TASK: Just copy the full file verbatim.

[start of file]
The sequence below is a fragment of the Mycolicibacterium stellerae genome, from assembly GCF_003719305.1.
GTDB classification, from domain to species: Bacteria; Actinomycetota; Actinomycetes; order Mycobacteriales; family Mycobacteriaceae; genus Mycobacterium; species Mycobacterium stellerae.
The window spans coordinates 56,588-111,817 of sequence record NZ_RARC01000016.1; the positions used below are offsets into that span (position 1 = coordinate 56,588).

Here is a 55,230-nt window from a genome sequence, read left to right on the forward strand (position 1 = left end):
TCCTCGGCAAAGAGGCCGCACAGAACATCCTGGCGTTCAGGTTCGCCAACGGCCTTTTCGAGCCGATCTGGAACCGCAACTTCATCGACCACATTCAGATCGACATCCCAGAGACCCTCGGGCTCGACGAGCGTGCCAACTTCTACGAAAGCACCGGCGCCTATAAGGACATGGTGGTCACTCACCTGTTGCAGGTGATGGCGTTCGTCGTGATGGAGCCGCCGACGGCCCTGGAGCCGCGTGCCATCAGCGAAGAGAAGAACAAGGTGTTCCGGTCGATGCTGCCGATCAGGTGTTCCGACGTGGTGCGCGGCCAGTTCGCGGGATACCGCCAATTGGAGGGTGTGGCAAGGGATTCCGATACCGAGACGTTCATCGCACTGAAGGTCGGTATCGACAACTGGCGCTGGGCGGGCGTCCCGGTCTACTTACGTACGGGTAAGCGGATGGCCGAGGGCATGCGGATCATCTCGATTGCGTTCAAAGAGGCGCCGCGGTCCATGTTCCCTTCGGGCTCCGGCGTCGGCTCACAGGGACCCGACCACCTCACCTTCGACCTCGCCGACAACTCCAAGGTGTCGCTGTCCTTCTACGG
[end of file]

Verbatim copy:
The sequence below is a fragment of the Mycolicibacterium stellerae genome, from assembly GCF_003719305.1.
GTDB classification, from domain to species: Bacteria; Actinomycetota; Actinomycetes; order Mycobacteriales; family Mycobacteriaceae; genus Mycobacterium; species Mycobacterium stellerae.
The window spans coordinates 56,588-111,817 of sequence record NZ_RARC01000016.1; the positions used below are offsets into that span (position 1 = coordinate 56,588).

Here is a 55,230-nt window from a genome sequence, read left to right on the forward strand (position 1 = left end):
TCCTCGGCAAAGAGGCCGCACAGAACATCCTGGCGTTCAGGTTCGCCAACGGCCTTTTCGAGCCGATCTGGAACCGCAACTTCATCGACCACATTCAGATCGACATCCCAGAGACCCTCGGGCTCGACGAGCGTGCCAACTTCTACGAAAGCACCGGCGCCTATAAGGACATGGTGGTCACTCACCTGTTGCAGGTGATGGCGTTCGTCGTGATGGAGCCGCCGACGGCCCTGGAGCCGCGTGCCATCAGCGAAGAGAAGAACAAGGTGTTCCGGTCGATGCTGCCGATCAGGTGTTCCGACGTGGTGCGCGGCCAGTTCGCGGGATACCGCCAATTGGAGGGTGTGGCAAGGGATTCCGATACCGAGACGTTCATCGCACTGAAGGTCGGTATCGACAACTGGCGCTGGGCGGGCGTCCCGGTCTACTTACGTACGGGTAAGCGGATGGCCGAGGGCATGCGGATCATCTCGATTGCGTTCAAAGAGGCGCCGCGGTCCATGTTCCCTTCGGGCTCCGGCGTCGGCTCACAGGGACCCGACCACCTCACCTTCGACCTCGCCGACAACTCCAAGGTGTCGCTGTCCTTCTACGG